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My Intro Into GNU-Unix

04 Apr 2011 . category: tech . Comments
#linux #unix #gnu

I have been using GNU/Linux for over 4 years of daily use. I’ve been toying with it for about 6 years. I have tried MANY Live CD Distros and installed quite a few different distros. Most of them though, have been Debian based. My first real usage with GNU/Linux was Ubuntu. It’s the first distro I ever truly installed on my machines. I fell in love right away, though with a few frustrations.

I didn’t understand much of how this new and different operating system ran. I had used Windows ever since I could walk and used Macs here and there but I had never used anything like this… this thing before. After I followed the online instructions on how to put the iso onto a CD and boot into, I was confused, amazed and bewildered by Ubuntu. Ubuntu wasn’t beautiful at the time but it ran smoothly, used every part of my system without having to go find drivers (like I did in Windows) and in general felt nice. I was truly amazed that everything was free, as in beer. I used to just pirate everything on Windows, mostly because of the high price. I also enjoyed that everything was in one place for me to download, the Synaptic Package Manager, instead of scouring the internet and maybe catching something bad.

It took some time understanding how the GNOME menus worked and what different jargon meant. The terminal scared me the most. I knew Windows and Macs had something similar but I always thought that only super nerds used them. As time went on though I began to get really comfortable with the system that I wanted to start really using it. Using the terminal, changing how my system looked and ran. I began to not even using my Windows side and exclusively running Ubuntu. After running Ubuntu for a year, and rarely playing any of my PC games, I just wiped my entire computer and put Ubuntu on there. I was running free with GNU/Linux. It wasn’t until my third year of using Ubuntu that I learned what being truly free meant: free as in free speech. Yeah, the zero cost amazingly awesome but learning that no company had a foot-hold on the software I ran and I could whatever, however, whenever I wanted, now that was awesome. I joined the Free Software Foundation late 2009 as promoter and have been trying use Free and Open Source Software every and any where I can. I learned about Trisquel, an Ubuntu derivative that dedicates itself to being completely free. No firmware blobs, no non-free programs included in the software repositories, nothing that wasn’t free as in free speech.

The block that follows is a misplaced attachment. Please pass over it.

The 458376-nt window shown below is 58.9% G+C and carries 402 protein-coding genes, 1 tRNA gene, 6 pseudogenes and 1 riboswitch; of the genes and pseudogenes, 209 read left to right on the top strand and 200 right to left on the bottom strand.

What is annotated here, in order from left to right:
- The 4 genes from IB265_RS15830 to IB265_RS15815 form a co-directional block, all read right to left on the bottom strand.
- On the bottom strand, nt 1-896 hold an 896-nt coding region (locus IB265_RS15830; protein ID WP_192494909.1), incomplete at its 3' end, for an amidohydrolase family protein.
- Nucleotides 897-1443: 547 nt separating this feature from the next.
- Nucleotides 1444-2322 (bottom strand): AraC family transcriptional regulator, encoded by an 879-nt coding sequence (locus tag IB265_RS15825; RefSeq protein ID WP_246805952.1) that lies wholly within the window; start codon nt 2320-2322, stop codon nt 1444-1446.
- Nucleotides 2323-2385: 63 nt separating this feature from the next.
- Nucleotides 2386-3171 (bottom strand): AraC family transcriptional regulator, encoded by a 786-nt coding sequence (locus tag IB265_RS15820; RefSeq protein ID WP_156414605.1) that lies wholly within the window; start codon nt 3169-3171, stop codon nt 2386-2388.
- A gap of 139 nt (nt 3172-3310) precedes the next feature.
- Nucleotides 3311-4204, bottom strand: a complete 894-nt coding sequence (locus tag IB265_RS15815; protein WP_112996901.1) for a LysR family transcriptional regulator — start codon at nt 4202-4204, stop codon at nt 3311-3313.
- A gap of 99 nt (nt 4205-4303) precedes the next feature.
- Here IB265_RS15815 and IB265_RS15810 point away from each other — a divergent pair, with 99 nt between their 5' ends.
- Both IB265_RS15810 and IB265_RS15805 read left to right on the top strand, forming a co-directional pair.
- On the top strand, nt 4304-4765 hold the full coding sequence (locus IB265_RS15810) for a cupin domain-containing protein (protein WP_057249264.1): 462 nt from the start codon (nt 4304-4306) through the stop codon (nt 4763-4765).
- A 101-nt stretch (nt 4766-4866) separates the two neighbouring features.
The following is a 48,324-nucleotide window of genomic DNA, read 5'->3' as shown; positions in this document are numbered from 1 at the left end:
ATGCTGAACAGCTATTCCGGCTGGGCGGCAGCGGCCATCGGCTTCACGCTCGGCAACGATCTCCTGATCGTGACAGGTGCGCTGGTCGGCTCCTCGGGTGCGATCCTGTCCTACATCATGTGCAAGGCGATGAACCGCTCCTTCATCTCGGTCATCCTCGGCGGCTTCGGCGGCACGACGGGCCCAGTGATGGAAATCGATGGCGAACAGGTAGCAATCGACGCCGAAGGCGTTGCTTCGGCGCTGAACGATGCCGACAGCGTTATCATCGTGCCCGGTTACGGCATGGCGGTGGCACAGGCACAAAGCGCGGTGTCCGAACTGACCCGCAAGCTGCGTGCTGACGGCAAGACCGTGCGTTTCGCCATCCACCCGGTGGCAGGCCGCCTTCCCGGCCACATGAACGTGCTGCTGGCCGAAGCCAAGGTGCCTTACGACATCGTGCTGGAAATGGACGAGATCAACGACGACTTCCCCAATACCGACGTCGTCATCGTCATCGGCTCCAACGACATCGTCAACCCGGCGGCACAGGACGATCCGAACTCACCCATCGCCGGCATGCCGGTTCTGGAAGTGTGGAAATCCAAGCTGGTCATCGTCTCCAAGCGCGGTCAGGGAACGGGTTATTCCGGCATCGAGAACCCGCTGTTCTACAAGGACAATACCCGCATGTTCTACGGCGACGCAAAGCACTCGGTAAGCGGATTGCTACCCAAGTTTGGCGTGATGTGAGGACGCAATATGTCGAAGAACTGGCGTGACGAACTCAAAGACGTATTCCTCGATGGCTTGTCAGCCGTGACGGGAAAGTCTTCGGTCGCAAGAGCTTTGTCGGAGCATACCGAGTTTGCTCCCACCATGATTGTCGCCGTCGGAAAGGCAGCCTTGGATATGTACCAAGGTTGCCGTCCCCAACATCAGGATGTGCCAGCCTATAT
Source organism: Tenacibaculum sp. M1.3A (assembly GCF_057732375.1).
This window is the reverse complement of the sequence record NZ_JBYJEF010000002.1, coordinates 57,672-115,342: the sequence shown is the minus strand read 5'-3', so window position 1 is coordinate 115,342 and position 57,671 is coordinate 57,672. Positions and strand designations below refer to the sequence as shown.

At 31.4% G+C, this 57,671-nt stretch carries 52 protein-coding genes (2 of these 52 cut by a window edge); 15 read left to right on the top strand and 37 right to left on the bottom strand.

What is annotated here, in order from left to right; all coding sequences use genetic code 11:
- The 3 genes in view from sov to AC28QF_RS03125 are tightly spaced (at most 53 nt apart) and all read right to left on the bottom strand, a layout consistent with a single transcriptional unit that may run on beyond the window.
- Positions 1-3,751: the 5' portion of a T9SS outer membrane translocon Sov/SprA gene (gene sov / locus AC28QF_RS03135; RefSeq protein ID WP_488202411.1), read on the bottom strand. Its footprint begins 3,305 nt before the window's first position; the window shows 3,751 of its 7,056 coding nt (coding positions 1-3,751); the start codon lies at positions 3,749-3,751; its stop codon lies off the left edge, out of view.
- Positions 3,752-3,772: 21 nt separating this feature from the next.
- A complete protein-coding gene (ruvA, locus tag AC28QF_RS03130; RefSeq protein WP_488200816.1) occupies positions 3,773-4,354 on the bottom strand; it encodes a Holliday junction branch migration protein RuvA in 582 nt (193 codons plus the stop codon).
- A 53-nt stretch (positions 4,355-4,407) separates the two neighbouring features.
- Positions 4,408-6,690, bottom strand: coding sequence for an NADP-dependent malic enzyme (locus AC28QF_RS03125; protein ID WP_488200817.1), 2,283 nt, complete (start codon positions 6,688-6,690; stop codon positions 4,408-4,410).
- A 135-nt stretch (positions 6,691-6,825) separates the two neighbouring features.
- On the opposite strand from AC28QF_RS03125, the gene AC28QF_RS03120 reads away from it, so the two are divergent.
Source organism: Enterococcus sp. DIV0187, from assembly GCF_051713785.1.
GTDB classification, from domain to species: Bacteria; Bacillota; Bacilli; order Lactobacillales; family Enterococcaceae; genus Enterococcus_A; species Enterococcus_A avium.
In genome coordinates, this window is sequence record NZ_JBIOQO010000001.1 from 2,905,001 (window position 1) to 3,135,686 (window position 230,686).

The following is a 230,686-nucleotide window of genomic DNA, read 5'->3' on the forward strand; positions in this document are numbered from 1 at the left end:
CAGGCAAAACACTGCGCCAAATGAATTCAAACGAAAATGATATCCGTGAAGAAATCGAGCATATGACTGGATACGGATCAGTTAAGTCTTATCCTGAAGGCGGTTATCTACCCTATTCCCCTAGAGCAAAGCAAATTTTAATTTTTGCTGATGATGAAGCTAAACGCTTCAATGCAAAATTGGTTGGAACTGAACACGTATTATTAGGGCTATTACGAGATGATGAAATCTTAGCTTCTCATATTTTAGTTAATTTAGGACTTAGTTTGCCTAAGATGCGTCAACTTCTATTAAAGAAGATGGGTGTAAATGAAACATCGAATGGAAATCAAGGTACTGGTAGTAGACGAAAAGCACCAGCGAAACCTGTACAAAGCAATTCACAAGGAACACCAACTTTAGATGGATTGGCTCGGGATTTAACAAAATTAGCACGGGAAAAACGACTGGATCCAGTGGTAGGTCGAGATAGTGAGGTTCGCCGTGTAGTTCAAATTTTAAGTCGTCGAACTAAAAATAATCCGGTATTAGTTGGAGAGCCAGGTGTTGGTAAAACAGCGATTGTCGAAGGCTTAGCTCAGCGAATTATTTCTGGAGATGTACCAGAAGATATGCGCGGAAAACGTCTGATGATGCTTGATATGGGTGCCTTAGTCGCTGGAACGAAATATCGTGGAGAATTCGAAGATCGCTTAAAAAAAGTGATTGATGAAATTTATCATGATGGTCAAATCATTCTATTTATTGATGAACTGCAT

I began using different distros, just experimenting. I used Fedora for a good 6 months, moved to Arch Linux for about 3 months and then to Debian for 2 months and made a full swing back to Ubuntu.

Fedora is a great system, based on the RPM system. It has no non-free software in its software repos but does hold firmware blobs to make sure it can run most hardware. Arch Linux, now that’s a fun ride. You start off with only the terminal. You must use terminal commands to install and get rolling. You have to manually do everything, this OS will literally not do a thing you don’t tell it to. Debian is the base of Ubuntu, so I figured, why not go to the root of my first love.

I love GNU/Linux with a passion. I use it solely to do everything, except for gaming. I use to write documents, surf, email, IM, run my website(s), edit photos, manage everything. The only thing left on Windows is testing for others and gaming. I cannot even begin to imagine what I would do without GNU/Linux.


Jake Kromer is an awesome person. He lives in Arizona, where he works on Tech.